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Bobby Wilson and the counterproductive side of tweeting

The Angels catcher shut his Twitter account down a month ago after receiving nasty stuff from fans.

September 08, 2012|Bill Dwyre
  • Bobby Wilson has been off Twitter for a month after negative comments from people on the social networking site.
Bobby Wilson has been off Twitter for a month after negative comments from… (Luis Sinco / Los Angeles…)

Bobby Wilson has been Twitter-free for a month now.

His daily utterances have regularly exceeded 140 characters, but he has remained strong. No rehab has been necessary and a relapse is not likely.

Wilson is the Angels reserve catcher. He is a blue-collar guy with a wife and 9-month-old daughter. He is grateful to be in the major leagues and understands that if he ends up in Cooperstown, it will not be in any hall.

As a matter of fact, that was exactly what he expressed on Aug. 9, when he said he was kicking the habit, that he was closing down his Twitter account. @BW46 would no longer be a vehicle for expression by the Angels' No. 46. Nor would it be for those who expressed back in less-than-reasonable terms.

His last word on the matter in @BW46 was: "I'm done with Twitter. Try to be fan friendly and all I get is criticism. I wasn't blessed with 5 tools. I worked hard to get here."

Baseball's five tools are running, hitting for average, hitting with power, fielding and throwing. Wilson has degrees of many of those, but when you are 29, out of options, a part-time player and batting .223, your best approach is a sense of reality.

"I was a 48th-round draft choice," Wilson says. "I'm not blessed with all those skills, so it took a lot of hard work just to get here."

Once he made it to the big leagues, he wanted to work hard at being friendly to the fans. And so he entered the brave new world of social media, tweeting to a perceived Angels fan base "so they'd get a better sense of what things are like in the clubhouse, what the conversations are like with Trout and Hunter and the other guys, what goes on in here."

Those were honorable intentions, accepted honorably by most fans. But when the Angels struggled, some fans converted their anger at the world into anger at Wilson, who was certainly less responsible for the Angels slumping than perhaps any other player.

"I'm a positive person," Wilson says. "I don't feel the need to have people knock me every day."

So he shut his Twitter account down. The only tweeting he knows now comes from birds.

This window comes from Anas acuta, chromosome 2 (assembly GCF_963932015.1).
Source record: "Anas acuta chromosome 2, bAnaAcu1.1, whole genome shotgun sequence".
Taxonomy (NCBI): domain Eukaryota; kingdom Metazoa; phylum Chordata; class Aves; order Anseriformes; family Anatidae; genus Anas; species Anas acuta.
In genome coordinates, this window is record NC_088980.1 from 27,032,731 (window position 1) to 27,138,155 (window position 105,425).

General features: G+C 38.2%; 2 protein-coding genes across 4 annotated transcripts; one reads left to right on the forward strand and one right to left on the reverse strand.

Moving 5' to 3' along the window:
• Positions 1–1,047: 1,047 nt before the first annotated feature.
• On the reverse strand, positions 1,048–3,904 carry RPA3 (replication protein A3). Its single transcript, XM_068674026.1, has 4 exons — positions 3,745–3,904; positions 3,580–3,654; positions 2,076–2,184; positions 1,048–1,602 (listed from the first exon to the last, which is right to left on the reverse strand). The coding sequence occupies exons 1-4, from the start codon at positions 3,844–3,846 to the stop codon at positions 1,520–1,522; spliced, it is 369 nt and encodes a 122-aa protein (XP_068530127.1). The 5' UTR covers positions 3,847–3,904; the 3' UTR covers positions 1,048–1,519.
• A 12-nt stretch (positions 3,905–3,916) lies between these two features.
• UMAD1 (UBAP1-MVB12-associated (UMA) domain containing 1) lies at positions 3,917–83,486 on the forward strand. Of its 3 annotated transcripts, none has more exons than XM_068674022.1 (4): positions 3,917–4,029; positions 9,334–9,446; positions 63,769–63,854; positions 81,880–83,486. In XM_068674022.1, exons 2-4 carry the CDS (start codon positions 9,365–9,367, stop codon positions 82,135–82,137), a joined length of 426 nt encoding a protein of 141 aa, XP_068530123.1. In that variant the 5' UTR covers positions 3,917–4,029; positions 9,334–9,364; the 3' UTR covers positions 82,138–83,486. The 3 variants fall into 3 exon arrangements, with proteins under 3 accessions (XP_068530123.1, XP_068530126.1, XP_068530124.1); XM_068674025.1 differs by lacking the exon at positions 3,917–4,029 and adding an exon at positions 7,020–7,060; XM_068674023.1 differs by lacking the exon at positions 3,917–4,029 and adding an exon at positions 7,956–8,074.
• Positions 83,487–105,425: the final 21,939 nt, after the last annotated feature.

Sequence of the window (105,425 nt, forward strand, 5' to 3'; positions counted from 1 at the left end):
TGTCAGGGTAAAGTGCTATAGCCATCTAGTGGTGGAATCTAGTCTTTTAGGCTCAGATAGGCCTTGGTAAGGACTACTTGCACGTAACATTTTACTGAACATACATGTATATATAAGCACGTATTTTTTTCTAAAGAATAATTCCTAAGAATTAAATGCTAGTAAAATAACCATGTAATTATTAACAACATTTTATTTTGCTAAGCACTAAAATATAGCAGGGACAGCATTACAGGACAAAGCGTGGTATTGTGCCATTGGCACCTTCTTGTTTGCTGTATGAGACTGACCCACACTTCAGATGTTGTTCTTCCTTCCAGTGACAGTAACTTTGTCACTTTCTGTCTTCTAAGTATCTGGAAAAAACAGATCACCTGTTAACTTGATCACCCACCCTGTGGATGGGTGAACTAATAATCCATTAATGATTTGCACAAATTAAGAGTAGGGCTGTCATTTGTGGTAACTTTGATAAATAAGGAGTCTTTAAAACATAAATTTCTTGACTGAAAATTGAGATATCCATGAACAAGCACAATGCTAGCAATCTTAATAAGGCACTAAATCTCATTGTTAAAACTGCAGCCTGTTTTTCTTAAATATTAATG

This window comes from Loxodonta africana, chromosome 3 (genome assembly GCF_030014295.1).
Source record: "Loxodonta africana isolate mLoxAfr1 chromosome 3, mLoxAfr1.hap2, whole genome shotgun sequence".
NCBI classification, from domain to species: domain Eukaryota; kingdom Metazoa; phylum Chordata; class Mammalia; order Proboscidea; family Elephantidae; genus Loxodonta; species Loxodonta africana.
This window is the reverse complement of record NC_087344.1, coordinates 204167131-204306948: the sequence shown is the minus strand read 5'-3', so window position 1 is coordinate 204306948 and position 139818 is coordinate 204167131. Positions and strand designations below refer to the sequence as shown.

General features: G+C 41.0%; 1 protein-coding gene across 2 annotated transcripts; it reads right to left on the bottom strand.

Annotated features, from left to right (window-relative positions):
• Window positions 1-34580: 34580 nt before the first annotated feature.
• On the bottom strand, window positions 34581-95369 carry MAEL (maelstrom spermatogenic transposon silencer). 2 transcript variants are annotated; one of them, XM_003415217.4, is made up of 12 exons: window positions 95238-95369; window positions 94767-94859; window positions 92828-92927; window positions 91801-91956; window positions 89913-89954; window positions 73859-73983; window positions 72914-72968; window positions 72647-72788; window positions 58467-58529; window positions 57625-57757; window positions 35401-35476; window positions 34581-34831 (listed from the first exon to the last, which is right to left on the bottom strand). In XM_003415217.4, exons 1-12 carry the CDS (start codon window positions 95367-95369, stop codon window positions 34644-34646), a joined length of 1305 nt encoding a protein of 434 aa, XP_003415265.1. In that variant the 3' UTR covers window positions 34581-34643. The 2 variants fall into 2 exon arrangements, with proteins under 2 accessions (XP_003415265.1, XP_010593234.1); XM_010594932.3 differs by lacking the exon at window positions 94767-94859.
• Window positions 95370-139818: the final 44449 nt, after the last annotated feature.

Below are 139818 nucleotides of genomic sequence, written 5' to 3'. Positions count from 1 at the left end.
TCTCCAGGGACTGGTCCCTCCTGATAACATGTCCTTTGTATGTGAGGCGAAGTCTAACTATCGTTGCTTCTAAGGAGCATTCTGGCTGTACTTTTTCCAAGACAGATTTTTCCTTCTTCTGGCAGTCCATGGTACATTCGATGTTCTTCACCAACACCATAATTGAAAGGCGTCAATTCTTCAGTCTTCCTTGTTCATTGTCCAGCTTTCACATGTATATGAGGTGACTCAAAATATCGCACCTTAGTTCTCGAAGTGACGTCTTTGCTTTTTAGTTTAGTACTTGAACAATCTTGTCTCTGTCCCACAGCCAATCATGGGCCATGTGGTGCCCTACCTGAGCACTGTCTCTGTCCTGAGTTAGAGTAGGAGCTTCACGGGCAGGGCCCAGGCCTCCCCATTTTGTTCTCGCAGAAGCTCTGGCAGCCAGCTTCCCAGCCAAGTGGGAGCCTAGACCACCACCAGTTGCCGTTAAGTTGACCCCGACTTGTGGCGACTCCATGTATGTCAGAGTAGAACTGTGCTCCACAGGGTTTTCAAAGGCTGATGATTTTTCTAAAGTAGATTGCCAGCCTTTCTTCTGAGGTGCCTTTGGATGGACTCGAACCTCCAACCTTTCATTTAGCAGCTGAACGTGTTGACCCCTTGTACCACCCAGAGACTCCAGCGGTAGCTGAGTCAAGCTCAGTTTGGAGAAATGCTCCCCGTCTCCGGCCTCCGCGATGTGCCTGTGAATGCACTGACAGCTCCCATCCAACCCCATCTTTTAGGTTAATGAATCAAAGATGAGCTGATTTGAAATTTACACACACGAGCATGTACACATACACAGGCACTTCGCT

Wilson says most of the Angels forgo Twitter. "A lot of guys stay away from it for the same reason I got out," he says.

He says he got up one morning, on an off day, and the first thing he saw was some of the same nasty stuff from fans.

"It had been going on all year," he says. "I'm grateful for the fans and their support, but there are always a few who ruin it. I've got a daughter and I don't want her growing up and reading that. So I shut it down, got rid of it."

Wilson is not a whiner. Some of the things being tossed at him by faceless, anonymous people was clueless vitriol. The Internet enables that and things such as Twitter embolden it. Twitter attracts too many people with nothing to say and a compulsion to do so, anyway.

To be in the public domain is to expect some pushback. That is part of the deal. But the hordes of angry people who once had to write a letter or at least make a phone call are now given a free pass to nastiness. Behind a convenient wall of anonymity, they snarl and snark, with no fear of response or reprisal. Some dictionaries might define that as cowardice.

Movie stars, athletes, even columnists are in the line of fire. One local sports columnist kept getting emails calling him stupid, fat and old, but he made his wife stop.

Wilson just got mad as hell and decided he wasn't going to take it anymore. Good for him. Maybe he'll start a trend.

Twitter is not going anywhere. It is a reflection, and apparent need, of a generation that has the attention span of a gnat. But, like most things, it needs tweaking, and actions such as Wilson's bring attention to that. Twitter is not totally without value. Put it in the hands of, say, longtime author and celebrated sportswriter Dan Jenkins at a golf tournament and it is a delight to behold. Crisp, quick, clever and fun, 140 characters of Shakespeare and Dave Barry.

But Jenkins has the advantage of actually knowing what he is talking about and knowing the difference between a noun and a verb.

Oh, incidentally, the Angels beat the Detroit Tigers on Friday night, 3-2, on a walk-off single by pinch-hitter Alberto Callaspo. Wilson didn't play, but if Callaspo hadn't come through, it would have been Wilson's fault.

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